Dr. Joshua Ortiz Baco is an associate professor and digital scholarship librarian in the University of Tennessee Libraries. He is part of the Scholars’ Collaborative, a department offering services for digital scholarship and digital humanities in the areas of GIS, media literacy, scholarly communication, open-publishing, and data management. He holds a PhD in Latin American literatures and cultures with a specialization in digital humanities and 19th century Brazilian, Cuban, and Puerto Rican periodicals. His work focuses on digital methodologies, text mining and network analysis, applied to discourses of race and abolitionism in periodicals published in Latin America and by diasporic communities of Cuban and Puerto Rican intellectuals in the U.S.

Dexnell Peters

Dr. Dexnell Peters is a Lecturer in Caribbean and Atlantic History at the University of the West Indies, Mona. He was formerly Teaching Fellow at the University of Warwick and Bennett Boskey Fellow in Atlantic History at Exeter College, University of Oxford and holds a PhD in Atlantic History from Johns Hopkins University. Dr. Peters is broadly interested in the history of the Greater Caribbean and the Atlantic World. His current research project, through the main themes of geography and the environment, inter-imperial transitions, migration, the plantation economy, politics and religion, makes a case for the rise of a Greater Southern Caribbean region (inclusive of Venezuela and the Guianas) in the late eighteenth century, showing evidence for a very polyglot, cross-imperial and interconnected world.

Shearon Roberts

Dr. Shearon Roberts is an associate professor of Mass Communication and affiliate faculty of African American and Diaspora Studies at Xavier University of Louisiana. She teaches courses in converged media, digital storytelling, broadcast production and Latin America and the Caribbean. She has published on Caribbean media today, particularly Haitian media, in peer-reviewed journals and as book chapters. She is the co-author of Oil and Water: Media Lessons from Hurricane Katrina and the Deepwater Horizon Disaster and she is a co-editor of HBO’s Treme and Post-Katrina Catharsis: The Mediated Rebirth of New Orleans. She currently directs My Nola, My Story, a multimedia platform for the stories of people of color who have called New Orleans home. She has worked as a reporter covering Latin America and the Caribbean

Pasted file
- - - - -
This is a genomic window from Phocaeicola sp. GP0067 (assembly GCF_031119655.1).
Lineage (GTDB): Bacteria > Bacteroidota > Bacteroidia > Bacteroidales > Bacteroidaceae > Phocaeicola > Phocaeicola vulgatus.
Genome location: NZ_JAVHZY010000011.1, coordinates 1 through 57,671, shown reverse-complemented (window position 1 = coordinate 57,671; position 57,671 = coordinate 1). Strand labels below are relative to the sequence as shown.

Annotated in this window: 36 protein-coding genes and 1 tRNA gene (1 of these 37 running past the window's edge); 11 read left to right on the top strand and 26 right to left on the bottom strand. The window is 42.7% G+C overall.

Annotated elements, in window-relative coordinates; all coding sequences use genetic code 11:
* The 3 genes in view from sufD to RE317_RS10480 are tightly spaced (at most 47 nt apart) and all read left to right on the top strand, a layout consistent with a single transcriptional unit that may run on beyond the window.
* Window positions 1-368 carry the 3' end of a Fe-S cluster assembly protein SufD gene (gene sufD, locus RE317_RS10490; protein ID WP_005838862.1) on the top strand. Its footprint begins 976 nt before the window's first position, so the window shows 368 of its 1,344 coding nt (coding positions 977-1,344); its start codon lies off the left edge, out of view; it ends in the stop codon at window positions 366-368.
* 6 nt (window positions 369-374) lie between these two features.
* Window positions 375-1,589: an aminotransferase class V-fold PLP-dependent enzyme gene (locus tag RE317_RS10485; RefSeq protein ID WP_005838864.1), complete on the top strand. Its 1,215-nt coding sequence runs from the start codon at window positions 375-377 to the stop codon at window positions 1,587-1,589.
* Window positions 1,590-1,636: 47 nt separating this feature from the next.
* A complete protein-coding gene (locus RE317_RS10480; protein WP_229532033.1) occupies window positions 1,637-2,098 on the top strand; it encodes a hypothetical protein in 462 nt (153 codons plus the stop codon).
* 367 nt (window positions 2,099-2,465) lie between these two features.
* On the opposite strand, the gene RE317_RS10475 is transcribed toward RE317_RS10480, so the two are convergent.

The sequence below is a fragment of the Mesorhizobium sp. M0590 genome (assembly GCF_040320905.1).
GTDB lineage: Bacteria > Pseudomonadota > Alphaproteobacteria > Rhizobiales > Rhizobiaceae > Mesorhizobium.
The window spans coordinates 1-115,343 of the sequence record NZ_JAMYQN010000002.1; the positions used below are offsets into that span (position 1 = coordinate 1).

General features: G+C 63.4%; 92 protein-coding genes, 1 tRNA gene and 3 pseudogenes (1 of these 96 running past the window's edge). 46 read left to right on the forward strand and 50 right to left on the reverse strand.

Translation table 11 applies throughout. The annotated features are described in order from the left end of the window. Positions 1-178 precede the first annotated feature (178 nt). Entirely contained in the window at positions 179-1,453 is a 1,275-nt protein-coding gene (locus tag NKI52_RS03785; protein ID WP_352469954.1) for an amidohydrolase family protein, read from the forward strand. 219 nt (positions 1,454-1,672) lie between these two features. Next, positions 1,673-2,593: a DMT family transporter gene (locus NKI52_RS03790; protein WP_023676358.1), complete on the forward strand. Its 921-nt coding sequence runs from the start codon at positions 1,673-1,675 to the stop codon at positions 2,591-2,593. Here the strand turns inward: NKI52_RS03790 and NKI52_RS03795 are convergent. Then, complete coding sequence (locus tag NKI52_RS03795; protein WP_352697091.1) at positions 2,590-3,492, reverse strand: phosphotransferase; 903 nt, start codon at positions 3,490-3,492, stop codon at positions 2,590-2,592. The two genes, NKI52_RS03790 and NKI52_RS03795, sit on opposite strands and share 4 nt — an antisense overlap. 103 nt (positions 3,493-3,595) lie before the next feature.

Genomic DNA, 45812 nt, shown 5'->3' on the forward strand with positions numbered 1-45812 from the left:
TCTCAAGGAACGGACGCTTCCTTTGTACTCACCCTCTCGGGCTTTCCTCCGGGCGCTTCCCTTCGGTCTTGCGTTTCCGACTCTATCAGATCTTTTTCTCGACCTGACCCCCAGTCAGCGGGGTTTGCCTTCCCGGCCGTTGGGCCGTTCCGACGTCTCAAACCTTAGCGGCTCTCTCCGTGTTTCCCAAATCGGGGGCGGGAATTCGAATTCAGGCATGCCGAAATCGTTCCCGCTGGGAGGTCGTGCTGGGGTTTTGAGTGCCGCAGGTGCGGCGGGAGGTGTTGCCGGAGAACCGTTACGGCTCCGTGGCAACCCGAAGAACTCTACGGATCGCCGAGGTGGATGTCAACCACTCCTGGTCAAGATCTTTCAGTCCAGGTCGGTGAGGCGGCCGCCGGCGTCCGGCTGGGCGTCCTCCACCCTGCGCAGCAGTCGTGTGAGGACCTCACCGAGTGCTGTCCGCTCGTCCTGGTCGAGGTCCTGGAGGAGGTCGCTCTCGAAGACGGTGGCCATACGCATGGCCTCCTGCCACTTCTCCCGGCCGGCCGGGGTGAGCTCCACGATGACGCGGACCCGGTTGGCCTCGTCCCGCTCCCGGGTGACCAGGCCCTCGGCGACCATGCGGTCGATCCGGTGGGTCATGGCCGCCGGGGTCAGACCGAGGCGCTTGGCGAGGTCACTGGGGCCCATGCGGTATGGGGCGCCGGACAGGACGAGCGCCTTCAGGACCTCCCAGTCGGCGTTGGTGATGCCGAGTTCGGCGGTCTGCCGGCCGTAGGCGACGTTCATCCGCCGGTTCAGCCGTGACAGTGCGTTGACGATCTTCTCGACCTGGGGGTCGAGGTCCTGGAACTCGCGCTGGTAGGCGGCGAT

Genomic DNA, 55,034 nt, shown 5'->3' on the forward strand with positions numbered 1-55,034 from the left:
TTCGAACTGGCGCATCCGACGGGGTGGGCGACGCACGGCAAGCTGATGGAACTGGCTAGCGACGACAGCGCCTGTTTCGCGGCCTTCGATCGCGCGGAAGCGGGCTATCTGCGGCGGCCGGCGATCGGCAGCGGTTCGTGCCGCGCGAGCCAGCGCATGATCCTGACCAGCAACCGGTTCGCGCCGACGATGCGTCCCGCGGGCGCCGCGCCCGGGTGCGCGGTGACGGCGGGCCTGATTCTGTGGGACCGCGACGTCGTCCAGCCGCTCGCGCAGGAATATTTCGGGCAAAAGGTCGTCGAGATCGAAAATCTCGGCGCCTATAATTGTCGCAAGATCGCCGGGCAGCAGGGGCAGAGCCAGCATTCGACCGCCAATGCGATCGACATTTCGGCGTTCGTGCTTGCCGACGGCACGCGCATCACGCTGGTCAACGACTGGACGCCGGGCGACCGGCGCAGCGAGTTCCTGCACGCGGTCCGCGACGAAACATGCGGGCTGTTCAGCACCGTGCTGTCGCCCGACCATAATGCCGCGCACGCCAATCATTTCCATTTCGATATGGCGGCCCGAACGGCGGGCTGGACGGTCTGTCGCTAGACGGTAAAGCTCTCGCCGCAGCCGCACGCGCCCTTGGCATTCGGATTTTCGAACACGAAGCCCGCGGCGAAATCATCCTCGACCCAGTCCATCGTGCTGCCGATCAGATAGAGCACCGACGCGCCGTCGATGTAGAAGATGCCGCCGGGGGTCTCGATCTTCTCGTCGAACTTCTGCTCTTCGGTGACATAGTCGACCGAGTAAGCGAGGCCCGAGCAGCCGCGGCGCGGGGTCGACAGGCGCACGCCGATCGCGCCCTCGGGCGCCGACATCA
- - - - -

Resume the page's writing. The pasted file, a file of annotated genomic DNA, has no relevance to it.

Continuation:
Gunvor Simonsen

Dr. Gunvor Simonsen is an associate professor at the University of Copenhagen. She specializes in eighteenth- and nineteenth-century Atlantic history. Her particular focus is on Caribbean cultural and social history as well as West African and Danish Atlantic history. In her research she has explored questions about government, gender, religion, and race in the US Virgin Islands when they were under Danish rule and known as the Danish West Indies. Presently, she leads a research project IN THE SAME SEA (funded by the European Research Council). Together with a multinational team of researchers and supported by digital tools, the team of IN THE SAME SEA narrates the history of how the Lesser Antilles emerged as a common world of slavery and freedom, c. 1650s-1850s.

Keja Valens

Dr. Keja Valens is Professor of English at Salem State University.  She teaches and writes on Caribbean literature, queer theory, and food writing.  Her recent books include Desire Between Women in Caribbean Literature (Palgrave-Macmillan, December 2013) and the co-edited Querying Consent: Beyond Permission and Refusal (Rutgers, 2018). She is currently working on a book project tentatively titled Recipes for National Culture: the Colonial and Decolonial work of Caribbean Cookbooks.